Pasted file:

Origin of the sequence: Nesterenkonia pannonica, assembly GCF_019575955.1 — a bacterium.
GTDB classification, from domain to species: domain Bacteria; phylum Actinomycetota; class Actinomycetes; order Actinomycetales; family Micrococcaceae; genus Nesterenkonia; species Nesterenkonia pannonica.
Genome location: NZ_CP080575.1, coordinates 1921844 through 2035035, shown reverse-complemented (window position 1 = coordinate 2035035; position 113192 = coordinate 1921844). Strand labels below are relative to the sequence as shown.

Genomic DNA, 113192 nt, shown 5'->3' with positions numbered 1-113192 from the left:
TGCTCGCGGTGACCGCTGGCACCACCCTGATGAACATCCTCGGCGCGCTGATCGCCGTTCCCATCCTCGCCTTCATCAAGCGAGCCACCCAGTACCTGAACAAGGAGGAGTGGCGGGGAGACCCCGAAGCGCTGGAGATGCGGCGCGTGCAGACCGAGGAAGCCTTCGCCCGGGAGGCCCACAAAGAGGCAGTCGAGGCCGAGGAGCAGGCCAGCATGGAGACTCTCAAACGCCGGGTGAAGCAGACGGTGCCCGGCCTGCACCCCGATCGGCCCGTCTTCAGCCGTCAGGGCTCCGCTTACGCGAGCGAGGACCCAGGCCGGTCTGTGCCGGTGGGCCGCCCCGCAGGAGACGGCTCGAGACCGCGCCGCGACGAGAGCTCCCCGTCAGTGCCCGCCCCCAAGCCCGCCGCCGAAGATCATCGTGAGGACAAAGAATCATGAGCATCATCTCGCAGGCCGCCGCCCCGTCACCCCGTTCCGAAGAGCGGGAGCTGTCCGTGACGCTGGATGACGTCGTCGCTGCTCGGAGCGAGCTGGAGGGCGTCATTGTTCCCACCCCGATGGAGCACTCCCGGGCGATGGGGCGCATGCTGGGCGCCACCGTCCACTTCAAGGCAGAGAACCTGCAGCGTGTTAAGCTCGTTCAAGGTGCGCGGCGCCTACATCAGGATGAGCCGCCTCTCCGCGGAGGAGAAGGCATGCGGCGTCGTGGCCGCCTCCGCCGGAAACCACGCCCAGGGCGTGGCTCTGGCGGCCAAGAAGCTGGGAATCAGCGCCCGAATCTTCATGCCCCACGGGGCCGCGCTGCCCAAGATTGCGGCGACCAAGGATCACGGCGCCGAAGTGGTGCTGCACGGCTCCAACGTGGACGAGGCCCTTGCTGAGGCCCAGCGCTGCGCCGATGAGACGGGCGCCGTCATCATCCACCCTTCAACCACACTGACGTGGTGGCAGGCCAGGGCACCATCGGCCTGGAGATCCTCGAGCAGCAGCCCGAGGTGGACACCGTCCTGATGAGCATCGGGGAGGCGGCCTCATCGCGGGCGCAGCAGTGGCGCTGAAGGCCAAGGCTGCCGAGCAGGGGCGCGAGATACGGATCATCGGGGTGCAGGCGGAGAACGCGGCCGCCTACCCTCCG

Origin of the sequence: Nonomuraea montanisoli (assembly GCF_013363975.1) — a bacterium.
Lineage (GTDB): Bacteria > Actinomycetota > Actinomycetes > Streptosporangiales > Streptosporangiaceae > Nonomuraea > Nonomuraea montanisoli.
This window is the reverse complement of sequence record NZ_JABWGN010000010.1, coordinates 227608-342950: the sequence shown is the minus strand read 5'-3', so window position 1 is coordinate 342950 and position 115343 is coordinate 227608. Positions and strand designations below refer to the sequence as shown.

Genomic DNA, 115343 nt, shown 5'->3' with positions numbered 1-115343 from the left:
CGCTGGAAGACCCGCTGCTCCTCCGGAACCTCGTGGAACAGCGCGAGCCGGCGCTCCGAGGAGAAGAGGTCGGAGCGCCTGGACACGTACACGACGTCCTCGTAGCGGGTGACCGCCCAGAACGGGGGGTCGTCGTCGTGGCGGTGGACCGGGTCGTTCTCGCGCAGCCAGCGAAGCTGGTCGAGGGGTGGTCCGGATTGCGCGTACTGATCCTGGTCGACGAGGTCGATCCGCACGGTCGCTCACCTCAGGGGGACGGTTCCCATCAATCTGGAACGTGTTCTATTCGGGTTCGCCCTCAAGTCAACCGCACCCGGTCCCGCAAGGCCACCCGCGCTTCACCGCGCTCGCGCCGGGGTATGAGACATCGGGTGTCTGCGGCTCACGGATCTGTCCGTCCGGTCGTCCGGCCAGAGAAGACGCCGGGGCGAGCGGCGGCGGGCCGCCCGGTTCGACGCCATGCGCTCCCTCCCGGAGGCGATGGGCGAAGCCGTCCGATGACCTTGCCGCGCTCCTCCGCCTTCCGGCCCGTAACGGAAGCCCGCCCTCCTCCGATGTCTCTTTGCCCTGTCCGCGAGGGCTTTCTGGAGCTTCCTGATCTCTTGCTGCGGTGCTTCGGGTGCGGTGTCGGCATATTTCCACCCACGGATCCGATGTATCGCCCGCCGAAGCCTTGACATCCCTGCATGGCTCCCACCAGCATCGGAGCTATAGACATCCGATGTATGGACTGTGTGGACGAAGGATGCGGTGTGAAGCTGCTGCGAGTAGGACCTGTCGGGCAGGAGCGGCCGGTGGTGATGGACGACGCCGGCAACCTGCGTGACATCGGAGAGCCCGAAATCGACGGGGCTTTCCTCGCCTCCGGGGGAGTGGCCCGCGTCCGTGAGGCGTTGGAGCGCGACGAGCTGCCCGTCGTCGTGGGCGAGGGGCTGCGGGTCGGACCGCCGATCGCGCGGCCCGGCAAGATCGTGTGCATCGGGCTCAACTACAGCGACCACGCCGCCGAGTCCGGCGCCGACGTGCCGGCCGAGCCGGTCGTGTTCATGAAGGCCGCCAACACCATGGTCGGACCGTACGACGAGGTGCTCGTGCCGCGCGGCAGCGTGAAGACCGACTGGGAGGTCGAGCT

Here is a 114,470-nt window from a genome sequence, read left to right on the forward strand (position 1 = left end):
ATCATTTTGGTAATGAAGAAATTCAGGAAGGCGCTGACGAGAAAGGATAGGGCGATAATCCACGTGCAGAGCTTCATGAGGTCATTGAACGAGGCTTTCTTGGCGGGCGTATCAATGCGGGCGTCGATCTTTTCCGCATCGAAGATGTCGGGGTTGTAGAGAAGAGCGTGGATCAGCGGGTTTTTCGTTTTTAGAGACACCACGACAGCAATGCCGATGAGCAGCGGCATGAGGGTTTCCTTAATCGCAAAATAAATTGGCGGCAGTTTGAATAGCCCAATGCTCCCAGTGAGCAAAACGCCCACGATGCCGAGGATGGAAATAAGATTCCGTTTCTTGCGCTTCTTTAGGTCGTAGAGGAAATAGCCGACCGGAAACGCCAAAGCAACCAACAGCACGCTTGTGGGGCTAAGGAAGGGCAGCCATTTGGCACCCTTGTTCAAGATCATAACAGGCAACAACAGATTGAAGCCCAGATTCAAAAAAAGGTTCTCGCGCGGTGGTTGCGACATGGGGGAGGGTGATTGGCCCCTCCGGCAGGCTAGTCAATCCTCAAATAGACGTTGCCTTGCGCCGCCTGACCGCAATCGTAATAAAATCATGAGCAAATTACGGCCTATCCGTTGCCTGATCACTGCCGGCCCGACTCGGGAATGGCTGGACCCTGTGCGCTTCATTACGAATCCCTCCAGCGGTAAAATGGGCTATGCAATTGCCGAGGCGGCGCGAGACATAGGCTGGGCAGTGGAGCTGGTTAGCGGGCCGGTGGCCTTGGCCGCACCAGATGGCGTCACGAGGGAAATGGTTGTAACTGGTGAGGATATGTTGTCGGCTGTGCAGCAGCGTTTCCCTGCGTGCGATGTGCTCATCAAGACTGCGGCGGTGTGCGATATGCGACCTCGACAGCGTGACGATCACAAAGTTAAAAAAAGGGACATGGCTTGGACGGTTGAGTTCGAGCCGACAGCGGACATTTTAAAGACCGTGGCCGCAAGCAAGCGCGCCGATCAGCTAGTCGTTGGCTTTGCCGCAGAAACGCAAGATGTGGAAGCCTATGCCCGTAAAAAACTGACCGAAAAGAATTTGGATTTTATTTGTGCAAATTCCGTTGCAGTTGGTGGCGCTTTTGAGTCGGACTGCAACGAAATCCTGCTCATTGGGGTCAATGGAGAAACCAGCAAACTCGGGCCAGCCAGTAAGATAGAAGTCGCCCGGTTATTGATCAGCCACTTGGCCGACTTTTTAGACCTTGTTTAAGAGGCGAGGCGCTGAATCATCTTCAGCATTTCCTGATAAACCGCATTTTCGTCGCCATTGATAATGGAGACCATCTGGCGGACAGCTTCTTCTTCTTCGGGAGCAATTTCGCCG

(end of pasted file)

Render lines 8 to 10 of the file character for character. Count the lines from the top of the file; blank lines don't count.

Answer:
This window is the reverse complement of sequence record NZ_JABWGN010000010.1, coordinates 227608-342950: the sequence shown is the minus strand read 5'-3', so window position 1 is coordinate 342950 and position 115343 is coordinate 227608. Positions and strand designations below refer to the sequence as shown.

Genomic DNA, 115343 nt, shown 5'->3' with positions numbered 1-115343 from the left:
CGCTGGAAGACCCGCTGCTCCTCCGGAACCTCGTGGAACAGCGCGAGCCGGCGCTCCGAGGAGAAGAGGTCGGAGCGCCTGGACACGTACACGACGTCCTCGTAGCGGGTGACCGCCCAGAACGGGGGGTCGTCGTCGTGGCGGTGGACCGGGTCGTTCTCGCGCAGCCAGCGAAGCTGGTCGAGGGGTGGTCCGGATTGCGCGTACTGATCCTGGTCGACGAGGTCGATCCGCACGGTCGCTCACCTCAGGGGGACGGTTCCCATCAATCTGGAACGTGTTCTATTCGGGTTCGCCCTCAAGTCAACCGCACCCGGTCCCGCAAGGCCACCCGCGCTTCACCGCGCTCGCGCCGGGGTATGAGACATCGGGTGTCTGCGGCTCACGGATCTGTCCGTCCGGTCGTCCGGCCAGAGAAGACGCCGGGGCGAGCGGCGGCGGGCCGCCCGGTTCGACGCCATGCGCTCCCTCCCGGAGGCGATGGGCGAAGCCGTCCGATGACCTTGCCGCGCTCCTCCGCCTTCCGGCCCGTAACGGAAGCCCGCCCTCCTCCGATGTCTCTTTGCCCTGTCCGCGAGGGCTTTCTGGAGCTTCCTGATCTCTTGCTGCGGTGCTTCGGGTGCGGTGTCGGCATATTTCCACCCACGGATCCGATGTATCGCCCGCCGAAGCCTTGACATCCCTGCATGGCTCCCACCAGCATCGGAGCTATAGACATCCGATGTATGGACTGTGTGGACGAAGGATGCGGTGTGAAGCTGCTGCGAGTAGGACCTGTCGGGCAGGAGCGGCCGGTGGTGATGGACGACGCCGGCAACCTGCGTGACATCGGAGAGCCCGAAATCGACGGGGCTTTCCTCGCCTCCGGGGGAGTGGCCCGCGTCCGTGAGGCGTTGGAGCGCGACGAGCTGCCCGTCGTCGTGGGCGAGGGGCTGCGGGTCGGACCGCCGATCGCGCGGCCCGGCAAGATCGTGTGCATCGGGCTCAACTACAGCGACCACGCCGCCGAGTCCGGCGCCGACGTGCCGGCCGAGCCGGTCGTGTTCATGAAGGCCGCCAACACCATGGTCGGACCGTACGACGAGGTGCTCGTGCCGCGCGGCAGCGTGAAGACCGACTGGGAGGTCGAGCT